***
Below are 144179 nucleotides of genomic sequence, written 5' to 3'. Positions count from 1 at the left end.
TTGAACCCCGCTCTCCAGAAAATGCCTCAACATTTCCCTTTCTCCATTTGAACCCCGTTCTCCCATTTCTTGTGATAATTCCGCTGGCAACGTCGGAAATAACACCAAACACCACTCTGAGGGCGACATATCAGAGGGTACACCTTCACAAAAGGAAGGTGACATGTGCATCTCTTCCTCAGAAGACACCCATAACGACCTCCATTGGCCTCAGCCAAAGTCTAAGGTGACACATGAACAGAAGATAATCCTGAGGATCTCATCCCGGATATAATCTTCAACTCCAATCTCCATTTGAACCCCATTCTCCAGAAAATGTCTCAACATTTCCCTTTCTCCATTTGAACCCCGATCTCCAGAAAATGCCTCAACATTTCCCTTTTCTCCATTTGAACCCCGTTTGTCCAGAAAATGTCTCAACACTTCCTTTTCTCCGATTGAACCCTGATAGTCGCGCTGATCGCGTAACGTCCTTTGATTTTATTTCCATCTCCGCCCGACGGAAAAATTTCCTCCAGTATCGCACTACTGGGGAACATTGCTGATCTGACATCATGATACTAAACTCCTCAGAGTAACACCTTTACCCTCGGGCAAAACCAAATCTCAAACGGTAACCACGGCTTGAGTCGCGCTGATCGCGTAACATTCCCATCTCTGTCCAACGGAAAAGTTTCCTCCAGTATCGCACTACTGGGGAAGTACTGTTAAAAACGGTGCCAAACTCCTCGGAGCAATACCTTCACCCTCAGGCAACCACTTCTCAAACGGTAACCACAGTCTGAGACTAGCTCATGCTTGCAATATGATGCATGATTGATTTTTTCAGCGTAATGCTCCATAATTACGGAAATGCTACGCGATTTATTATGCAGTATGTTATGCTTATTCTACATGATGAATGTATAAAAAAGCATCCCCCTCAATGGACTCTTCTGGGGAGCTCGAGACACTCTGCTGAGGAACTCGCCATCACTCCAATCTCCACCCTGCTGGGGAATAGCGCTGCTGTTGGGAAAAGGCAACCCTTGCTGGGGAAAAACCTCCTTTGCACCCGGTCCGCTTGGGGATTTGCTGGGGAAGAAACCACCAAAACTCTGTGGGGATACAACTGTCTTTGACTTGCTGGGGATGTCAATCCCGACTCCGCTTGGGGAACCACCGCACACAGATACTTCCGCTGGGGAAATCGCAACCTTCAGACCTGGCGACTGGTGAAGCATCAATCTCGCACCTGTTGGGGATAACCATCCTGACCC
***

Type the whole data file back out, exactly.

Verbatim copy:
Below are 144179 nucleotides of genomic sequence, written 5' to 3'. Positions count from 1 at the left end.
TTGAACCCCGCTCTCCAGAAAATGCCTCAACATTTCCCTTTCTCCATTTGAACCCCGTTCTCCCATTTCTTGTGATAATTCCGCTGGCAACGTCGGAAATAACACCAAACACCACTCTGAGGGCGACATATCAGAGGGTACACCTTCACAAAAGGAAGGTGACATGTGCATCTCTTCCTCAGAAGACACCCATAACGACCTCCATTGGCCTCAGCCAAAGTCTAAGGTGACACATGAACAGAAGATAATCCTGAGGATCTCATCCCGGATATAATCTTCAACTCCAATCTCCATTTGAACCCCATTCTCCAGAAAATGTCTCAACATTTCCCTTTCTCCATTTGAACCCCGATCTCCAGAAAATGCCTCAACATTTCCCTTTTCTCCATTTGAACCCCGTTTGTCCAGAAAATGTCTCAACACTTCCTTTTCTCCGATTGAACCCTGATAGTCGCGCTGATCGCGTAACGTCCTTTGATTTTATTTCCATCTCCGCCCGACGGAAAAATTTCCTCCAGTATCGCACTACTGGGGAACATTGCTGATCTGACATCATGATACTAAACTCCTCAGAGTAACACCTTTACCCTCGGGCAAAACCAAATCTCAAACGGTAACCACGGCTTGAGTCGCGCTGATCGCGTAACATTCCCATCTCTGTCCAACGGAAAAGTTTCCTCCAGTATCGCACTACTGGGGAAGTACTGTTAAAAACGGTGCCAAACTCCTCGGAGCAATACCTTCACCCTCAGGCAACCACTTCTCAAACGGTAACCACAGTCTGAGACTAGCTCATGCTTGCAATATGATGCATGATTGATTTTTTCAGCGTAATGCTCCATAATTACGGAAATGCTACGCGATTTATTATGCAGTATGTTATGCTTATTCTACATGATGAATGTATAAAAAAGCATCCCCCTCAATGGACTCTTCTGGGGAGCTCGAGACACTCTGCTGAGGAACTCGCCATCACTCCAATCTCCACCCTGCTGGGGAATAGCGCTGCTGTTGGGAAAAGGCAACCCTTGCTGGGGAAAAACCTCCTTTGCACCCGGTCCGCTTGGGGATTTGCTGGGGAAGAAACCACCAAAACTCTGTGGGGATACAACTGTCTTTGACTTGCTGGGGATGTCAATCCCGACTCCGCTTGGGGAACCACCGCACACAGATACTTCCGCTGGGGAAATCGCAACCTTCAGACCTGGCGACTGGTGAAGCATCAATCTCGCACCTGTTGGGGATAACCATCCTGACCC